Gone are the days when someone picked up the phone and said “Hi this is so and so, can I help you”. You are lucky to get a “what” or an answer at all. What is most likely is that you will be talking to a voice mail. Conceptually, a voice mail leaves a strong impression if done right and can cost you a gig if down wrong. This is based on the simple theory that if you cannot properly execute a voice mail you probably suck in general (as far as being professional). This industry is too hard to deal with slackers or laziness.
Here are the do’s and don’ts if you want a call back.
Make sure you have a good connection. You won’t know if your vm is inaudible.
1: Leave your name FIRST (say it slowly and clearly)
2: Leave your Phone Number second.
3: Leave a clear to the point message about what you want and the best way to reach you.
4: Give the recipient enough information so that he can effectively respond.
1.) Don’t babble. Plan what you are going to say and say it.
2.) Don’t leave your phone number and name at the end of the message. The recipient will have to listen to the whole message to retrieve it, if he does not write it down properly.
3) When it comes to your name and number, slow the hell down. Yes, you have said it 1000 times but the recipient has not heard it before, so say it slow enough to write down. It is in fact the single most important info you are offering.
4.) If you are not getting a response, then follow up with an email, or review the persons listed contact info. Many, many, many people will not do business on the phone. Especially people who work in loud environments.
5.) Don’t not leave a message. Just because you call everyone on your received phone call list does not mean anyone else will. And many people will not pick up the phone if they don’t know what the conversation will be about.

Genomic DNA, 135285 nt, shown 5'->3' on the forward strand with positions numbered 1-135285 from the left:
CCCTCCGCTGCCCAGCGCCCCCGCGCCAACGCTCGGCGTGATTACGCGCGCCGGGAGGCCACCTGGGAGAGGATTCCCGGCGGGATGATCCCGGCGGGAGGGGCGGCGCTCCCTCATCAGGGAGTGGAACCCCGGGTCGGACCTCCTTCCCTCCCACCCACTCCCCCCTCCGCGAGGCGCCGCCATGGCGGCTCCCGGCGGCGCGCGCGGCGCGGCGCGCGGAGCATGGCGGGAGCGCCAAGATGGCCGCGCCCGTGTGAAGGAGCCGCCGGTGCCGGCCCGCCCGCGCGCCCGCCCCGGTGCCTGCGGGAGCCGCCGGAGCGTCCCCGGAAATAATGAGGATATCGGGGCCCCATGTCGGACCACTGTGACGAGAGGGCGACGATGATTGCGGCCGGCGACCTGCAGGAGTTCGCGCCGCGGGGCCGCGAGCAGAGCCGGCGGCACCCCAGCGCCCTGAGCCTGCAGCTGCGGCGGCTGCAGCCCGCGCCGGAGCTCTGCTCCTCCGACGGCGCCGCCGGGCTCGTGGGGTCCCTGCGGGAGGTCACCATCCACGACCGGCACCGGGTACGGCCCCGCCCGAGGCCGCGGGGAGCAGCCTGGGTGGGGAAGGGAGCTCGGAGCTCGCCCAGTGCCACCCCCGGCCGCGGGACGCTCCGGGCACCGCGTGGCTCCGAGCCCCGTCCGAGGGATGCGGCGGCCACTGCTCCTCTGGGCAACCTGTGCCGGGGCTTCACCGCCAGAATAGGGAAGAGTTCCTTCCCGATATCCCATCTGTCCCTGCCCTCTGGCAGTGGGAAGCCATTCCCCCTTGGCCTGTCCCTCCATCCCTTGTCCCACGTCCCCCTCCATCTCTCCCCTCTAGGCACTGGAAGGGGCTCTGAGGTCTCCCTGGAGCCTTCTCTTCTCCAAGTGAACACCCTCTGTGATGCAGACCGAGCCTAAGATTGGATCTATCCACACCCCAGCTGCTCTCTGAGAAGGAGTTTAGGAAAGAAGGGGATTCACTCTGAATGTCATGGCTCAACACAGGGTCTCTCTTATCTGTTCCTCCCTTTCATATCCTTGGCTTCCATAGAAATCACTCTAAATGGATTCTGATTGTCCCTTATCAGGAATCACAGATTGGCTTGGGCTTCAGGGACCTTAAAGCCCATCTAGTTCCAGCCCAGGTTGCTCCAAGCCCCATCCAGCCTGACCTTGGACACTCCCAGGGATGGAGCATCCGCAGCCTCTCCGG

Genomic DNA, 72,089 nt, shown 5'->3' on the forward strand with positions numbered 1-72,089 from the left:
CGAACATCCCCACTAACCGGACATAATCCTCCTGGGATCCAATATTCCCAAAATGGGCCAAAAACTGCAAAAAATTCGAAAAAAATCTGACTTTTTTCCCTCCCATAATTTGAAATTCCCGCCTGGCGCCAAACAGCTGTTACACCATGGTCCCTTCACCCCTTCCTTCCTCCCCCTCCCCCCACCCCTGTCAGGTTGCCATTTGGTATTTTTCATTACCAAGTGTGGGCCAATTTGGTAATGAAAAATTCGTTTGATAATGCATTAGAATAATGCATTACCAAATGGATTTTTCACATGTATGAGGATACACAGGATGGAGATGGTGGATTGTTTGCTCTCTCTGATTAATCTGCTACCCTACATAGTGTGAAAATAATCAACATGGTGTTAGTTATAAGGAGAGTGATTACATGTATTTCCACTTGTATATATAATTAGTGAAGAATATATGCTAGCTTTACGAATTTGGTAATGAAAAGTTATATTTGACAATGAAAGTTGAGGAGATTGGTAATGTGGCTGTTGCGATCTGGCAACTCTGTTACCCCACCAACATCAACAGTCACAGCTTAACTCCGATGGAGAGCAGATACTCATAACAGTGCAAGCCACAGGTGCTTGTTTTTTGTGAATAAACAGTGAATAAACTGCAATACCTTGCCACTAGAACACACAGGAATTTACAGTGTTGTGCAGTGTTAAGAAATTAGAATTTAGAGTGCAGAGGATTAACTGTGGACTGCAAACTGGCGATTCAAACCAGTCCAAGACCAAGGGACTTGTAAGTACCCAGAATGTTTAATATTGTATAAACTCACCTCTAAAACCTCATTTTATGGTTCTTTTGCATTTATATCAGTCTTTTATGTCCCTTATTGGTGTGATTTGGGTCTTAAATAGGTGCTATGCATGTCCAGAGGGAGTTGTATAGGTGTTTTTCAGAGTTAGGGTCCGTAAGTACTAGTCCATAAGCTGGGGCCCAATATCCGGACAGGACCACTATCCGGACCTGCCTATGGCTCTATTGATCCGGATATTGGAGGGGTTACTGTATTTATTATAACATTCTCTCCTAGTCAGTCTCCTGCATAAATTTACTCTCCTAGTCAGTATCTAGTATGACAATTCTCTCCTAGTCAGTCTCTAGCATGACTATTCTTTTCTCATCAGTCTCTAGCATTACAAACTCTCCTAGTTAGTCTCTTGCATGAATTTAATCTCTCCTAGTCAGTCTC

5.)Don’t guilt trip the recipient as to how many times you called or who else you called or whatever. You, may very well be the reason there is no response. Nobody wants to work with a whiner. Respect the fact that some people are either too busy to get to you in the time frame you want them too or that they may not be interested in what you are offering. Nobody every said the whiny wheel gets the oil.
6.) Always follow up a deal in writing or you have nothing. Just words and air.
The industry is much more fluid now and partnerships are the only way to replace the former gate keepers. The innovators of the “hey day” are aging out with limited infrastructure beyond monopolized sheds and casinos to replace them.
The soil that once was lush and green for live music is now leached of life. New players struggle away in coffee shops, restaurant corners and third stages of festivals.
But there is one thing that has not changed, the power of the fan base. A fan base provides not only financial stability and longevity of success but more importantly, it allows the artist to pursue real creativity without being beholden to anyone but the people who truly love their work.
An artist without a fan base is like a general without an army. No matter how brilliant he/she is, he/she will conquer nothing.